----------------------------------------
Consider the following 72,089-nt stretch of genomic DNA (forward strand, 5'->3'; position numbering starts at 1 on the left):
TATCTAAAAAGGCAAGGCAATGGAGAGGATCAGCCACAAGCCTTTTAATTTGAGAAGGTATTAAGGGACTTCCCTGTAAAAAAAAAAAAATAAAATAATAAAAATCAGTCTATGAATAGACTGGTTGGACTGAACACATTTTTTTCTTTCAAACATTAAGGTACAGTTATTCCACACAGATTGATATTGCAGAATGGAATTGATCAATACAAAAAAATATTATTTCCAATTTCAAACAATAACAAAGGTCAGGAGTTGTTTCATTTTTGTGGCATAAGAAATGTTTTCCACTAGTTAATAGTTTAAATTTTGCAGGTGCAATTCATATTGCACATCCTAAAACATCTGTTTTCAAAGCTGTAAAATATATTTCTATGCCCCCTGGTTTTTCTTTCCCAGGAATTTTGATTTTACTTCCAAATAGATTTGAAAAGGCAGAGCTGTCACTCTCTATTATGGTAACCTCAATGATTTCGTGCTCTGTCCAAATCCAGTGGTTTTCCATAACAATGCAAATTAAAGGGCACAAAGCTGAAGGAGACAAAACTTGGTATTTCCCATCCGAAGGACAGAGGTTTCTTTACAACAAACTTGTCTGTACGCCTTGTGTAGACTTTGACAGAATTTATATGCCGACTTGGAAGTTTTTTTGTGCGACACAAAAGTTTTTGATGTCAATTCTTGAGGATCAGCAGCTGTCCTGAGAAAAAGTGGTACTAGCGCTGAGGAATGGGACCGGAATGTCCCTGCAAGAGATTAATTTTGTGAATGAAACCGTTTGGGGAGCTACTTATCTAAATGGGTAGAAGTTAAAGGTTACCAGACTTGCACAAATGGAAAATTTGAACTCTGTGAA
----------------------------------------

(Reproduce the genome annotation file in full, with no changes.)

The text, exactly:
Consider the following 72,089-nt stretch of genomic DNA (forward strand, 5'->3'; position numbering starts at 1 on the left):
TATCTAAAAAGGCAAGGCAATGGAGAGGATCAGCCACAAGCCTTTTAATTTGAGAAGGTATTAAGGGACTTCCCTGTAAAAAAAAAAAAATAAAATAATAAAAATCAGTCTATGAATAGACTGGTTGGACTGAACACATTTTTTTCTTTCAAACATTAAGGTACAGTTATTCCACACAGATTGATATTGCAGAATGGAATTGATCAATACAAAAAAATATTATTTCCAATTTCAAACAATAACAAAGGTCAGGAGTTGTTTCATTTTTGTGGCATAAGAAATGTTTTCCACTAGTTAATAGTTTAAATTTTGCAGGTGCAATTCATATTGCACATCCTAAAACATCTGTTTTCAAAGCTGTAAAATATATTTCTATGCCCCCTGGTTTTTCTTTCCCAGGAATTTTGATTTTACTTCCAAATAGATTTGAAAAGGCAGAGCTGTCACTCTCTATTATGGTAACCTCAATGATTTCGTGCTCTGTCCAAATCCAGTGGTTTTCCATAACAATGCAAATTAAAGGGCACAAAGCTGAAGGAGACAAAACTTGGTATTTCCCATCCGAAGGACAGAGGTTTCTTTACAACAAACTTGTCTGTACGCCTTGTGTAGACTTTGACAGAATTTATATGCCGACTTGGAAGTTTTTTTGTGCGACACAAAAGTTTTTGATGTCAATTCTTGAGGATCAGCAGCTGTCCTGAGAAAAAGTGGTACTAGCGCTGAGGAATGGGACCGGAATGTCCCTGCAAGAGATTAATTTTGTGAATGAAACCGTTTGGGGAGCTACTTATCTAAATGGGTAGAAGTTAAAGGTTACCAGACTTGCACAAATGGAAAATTTGAACTCTGTGAA